As great as the first season of Big Little Lies was, it did suffer from one glaring problem. The show was inconsistent. While the acting never faltered, the story sometimes did. This led to scenes that came off very dry and included an entire episode that felt like filler. The season two premiere seemed to have addressed these issues, but one episode is not the best sample.
The first twenty minutes of episode two moves at a quick pace. This is something of the norm with BLL since it deals with so many characters. Still, the show usually manages to weave between its cast deftly. In ‘tell-tale heart’, the story jumps between a series of major incidents. There is hardly any time for anything to register. Things just happen and then move on. It is almost as if the writers are trying to force in more story than is necessary.
The episode slows down for a while to allow the audience to catch their breath. However, it is a brief respite before a series of shocking moments. The second half of the show is filled with people learning secrets. After trying to wrap their heads around the events of the first part of the show, the audience now goes through a cycle of reveals and outbursts. Two of them are even done in the exact same manner with a character off screen setting up the conflict.
This is quite surprising from a show that has always done a good job of relaying its information. The previous season saw a pointless subplot about Abigail, but nothing ever seemed forced. Yet, that is what happens the entirety of episode two. Along with the odd new storyline that has so far only succeeded at making Renata look materialistic instead of independent, there is a scene about dreams and spiritualism. It is quickly dismissed by one character, but it seems like it will be a major part of the second season.
The end result of all the revelations and outbursts is BLL is watered down to being just another prime time soap opera. There is infidelity and mistrust played out in opulent homes and settings, but there is no charm. The premise of the show was not all that original to begin with. It managed to put its own interesting spin on the complicated lives of the rich. The only thing the separates ‘tell’tale heart’ from The Young and the Restless is its superb acting.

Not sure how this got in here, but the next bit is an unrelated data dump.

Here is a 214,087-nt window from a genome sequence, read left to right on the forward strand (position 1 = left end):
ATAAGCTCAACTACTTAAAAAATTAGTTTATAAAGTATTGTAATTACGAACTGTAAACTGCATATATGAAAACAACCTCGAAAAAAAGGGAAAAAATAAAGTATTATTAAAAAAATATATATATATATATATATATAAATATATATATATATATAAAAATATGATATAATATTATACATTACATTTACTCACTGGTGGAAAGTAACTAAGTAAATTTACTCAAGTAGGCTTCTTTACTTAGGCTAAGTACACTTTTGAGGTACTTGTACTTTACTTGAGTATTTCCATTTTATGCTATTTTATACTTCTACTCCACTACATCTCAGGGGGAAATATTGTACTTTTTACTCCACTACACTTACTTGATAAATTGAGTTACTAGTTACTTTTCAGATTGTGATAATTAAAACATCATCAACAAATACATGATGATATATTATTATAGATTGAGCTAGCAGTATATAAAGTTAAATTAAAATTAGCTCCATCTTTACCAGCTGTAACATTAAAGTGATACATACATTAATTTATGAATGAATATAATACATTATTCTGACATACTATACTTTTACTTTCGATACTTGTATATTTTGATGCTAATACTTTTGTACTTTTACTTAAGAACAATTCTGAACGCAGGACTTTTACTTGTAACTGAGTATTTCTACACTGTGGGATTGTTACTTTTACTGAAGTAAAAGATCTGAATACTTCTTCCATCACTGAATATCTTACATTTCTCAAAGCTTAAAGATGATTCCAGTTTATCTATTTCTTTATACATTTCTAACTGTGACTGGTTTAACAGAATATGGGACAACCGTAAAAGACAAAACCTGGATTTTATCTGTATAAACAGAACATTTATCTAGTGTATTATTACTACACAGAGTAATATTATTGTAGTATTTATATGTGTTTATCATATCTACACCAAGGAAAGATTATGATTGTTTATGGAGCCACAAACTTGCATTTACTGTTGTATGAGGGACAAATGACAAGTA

The writing also diminishes the importance of two potentially interesting themes. Last season, BLL briefly brought up how Jane was different than the other rich mothers. This was quickly forgotten about in lieu of the greater mystery. This second episode of this season presented another opportunity to examine the importance of wealth, image, and self esteem using Renata.
Instead, it seems as if the point is to make viwers pity Renata. There is a backstory hinted, but the entire episode makes Renata and her husband come off as conniving and self serving. Treating the ordeal with forced comedy also weakens the importance of everything. It is as if the writing is stuck between showing Renata’s strength while also trying to get a laugh. Renata clearly cares about her daughter, but she seems to have no other redeeming qualities.
Denial has been a big part of BLL. Using Celeste as an avatar for the impact of not facing the truth has been one of the show’s strengths. It was one of the highlights of the premiere and continues to be done well here. What makes the show great is that while Celeste is the face of literal denial, the entire cast of the show is dealing with it in less obvious ways. Introducing yet another character to be in direct opposition to Celeste seems pointless. While it makes sense the character would have these feelings, it also seems like ground that has already been covered.
The second episode of this season of Big Little Lies is very disappointing. Acting wise it is as strong as it ever has been. Pacing and writing negatively impact the show. There are way too many major reveals giving a Melrose Place vibe that the show has never had. The episode alternates between corny and insulting. When Meryl Streep cannot save your writing, you know you have done something wrong.